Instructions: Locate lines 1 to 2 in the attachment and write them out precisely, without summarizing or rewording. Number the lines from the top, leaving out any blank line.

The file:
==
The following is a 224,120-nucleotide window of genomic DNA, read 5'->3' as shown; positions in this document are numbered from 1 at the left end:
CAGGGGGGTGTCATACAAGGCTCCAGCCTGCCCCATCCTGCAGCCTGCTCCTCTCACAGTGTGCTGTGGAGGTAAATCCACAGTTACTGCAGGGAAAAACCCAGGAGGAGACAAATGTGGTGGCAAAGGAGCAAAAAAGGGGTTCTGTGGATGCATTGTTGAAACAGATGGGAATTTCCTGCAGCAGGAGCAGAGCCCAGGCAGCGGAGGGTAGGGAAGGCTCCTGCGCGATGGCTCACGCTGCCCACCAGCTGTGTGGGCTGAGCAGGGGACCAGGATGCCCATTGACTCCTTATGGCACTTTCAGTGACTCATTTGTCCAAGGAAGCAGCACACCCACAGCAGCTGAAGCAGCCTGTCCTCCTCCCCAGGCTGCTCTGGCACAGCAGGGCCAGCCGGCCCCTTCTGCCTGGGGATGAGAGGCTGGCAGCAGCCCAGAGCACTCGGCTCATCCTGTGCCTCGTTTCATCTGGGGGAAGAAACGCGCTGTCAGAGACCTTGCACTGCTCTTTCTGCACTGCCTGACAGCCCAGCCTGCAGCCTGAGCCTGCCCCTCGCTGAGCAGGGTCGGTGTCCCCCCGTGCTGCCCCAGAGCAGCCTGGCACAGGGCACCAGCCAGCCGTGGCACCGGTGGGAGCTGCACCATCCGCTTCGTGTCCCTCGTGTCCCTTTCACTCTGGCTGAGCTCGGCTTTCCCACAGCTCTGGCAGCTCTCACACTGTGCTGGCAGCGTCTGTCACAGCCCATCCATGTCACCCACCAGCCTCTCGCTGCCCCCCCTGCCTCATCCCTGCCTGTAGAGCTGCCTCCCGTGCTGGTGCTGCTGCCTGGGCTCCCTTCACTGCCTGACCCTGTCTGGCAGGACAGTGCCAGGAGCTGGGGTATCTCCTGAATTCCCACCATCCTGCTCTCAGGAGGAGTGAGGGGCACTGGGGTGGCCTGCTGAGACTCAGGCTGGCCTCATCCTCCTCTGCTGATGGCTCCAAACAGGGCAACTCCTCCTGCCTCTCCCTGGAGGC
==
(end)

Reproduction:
The following is a 224,120-nucleotide window of genomic DNA, read 5'->3' as shown; positions in this document are numbered from 1 at the left end:
CAGGGGGGTGTCATACAAGGCTCCAGCCTGCCCCATCCTGCAGCCTGCTCCTCTCACAGTGTGCTGTGGAGGTAAATCCACAGTTACTGCAGGGAAAAACCCAGGAGGAGACAAATGTGGTGGCAAAGGAGCAAAAAAGGGGTTCTGTGGATGCATTGTTGAAACAGATGGGAATTTCCTGCAGCAGGAGCAGAGCCCAGGCAGCGGAGGGTAGGGAAGGCTCCTGCGCGATGGCTCACGCTGCCCACCAGCTGTGTGGGCTGAGCAGGGGACCAGGATGCCCATTGACTCCTTATGGCACTTTCAGTGACTCATTTGTCCAAGGAAGCAGCACACCCACAGCAGCTGAAGCAGCCTGTCCTCCTCCCCAGGCTGCTCTGGCACAGCAGGGCCAGCCGGCCCCTTCTGCCTGGGGATGAGAGGCTGGCAGCAGCCCAGAGCACTCGGCTCATCCTGTGCCTCGTTTCATCTGGGGGAAGAAACGCGCTGTCAGAGACCTTGCACTGCTCTTTCTGCACTGCCTGACAGCCCAGCCTGCAGCCTGAGCCTGCCCCTCGCTGAGCAGGGTCGGTGTCCCCCCGTGCTGCCCCAGAGCAGCCTGGCACAGGGCACCAGCCAGCCGTGGCACCGGTGGGAGCTGCACCATCCGCTTCGTGTCCCTCGTGTCCCTTTCACTCTGGCTGAGCTCGGCTTTCCCACAGCTCTGGCAGCTCTCACACTGTGCTGGCAGCGTCTGTCACAGCCCATCCATGTCACCCACCAGCCTCTCGCTGCCCCCCCTGCCTCATCCCTGCCTGTAGAGCTGCCTCCCGTGCTGGTGCTGCTGCCTGGGCTCCCTTCACTGCCTGACCCTGTCTGGCAGGACAGTGCCAGGAGCTGGGGTATCTCCTGAATTCCCACCATCCTGCTCTCAGGAGGAGTGAGGGGCACTGGGGTGGCCTGCTGAGACTCAGGCTGGCCTCATCCTCCTCTGCTGATGGCTCCAAACAGGGCAACTCCTCCTGCCTCTCCCTGGAGGC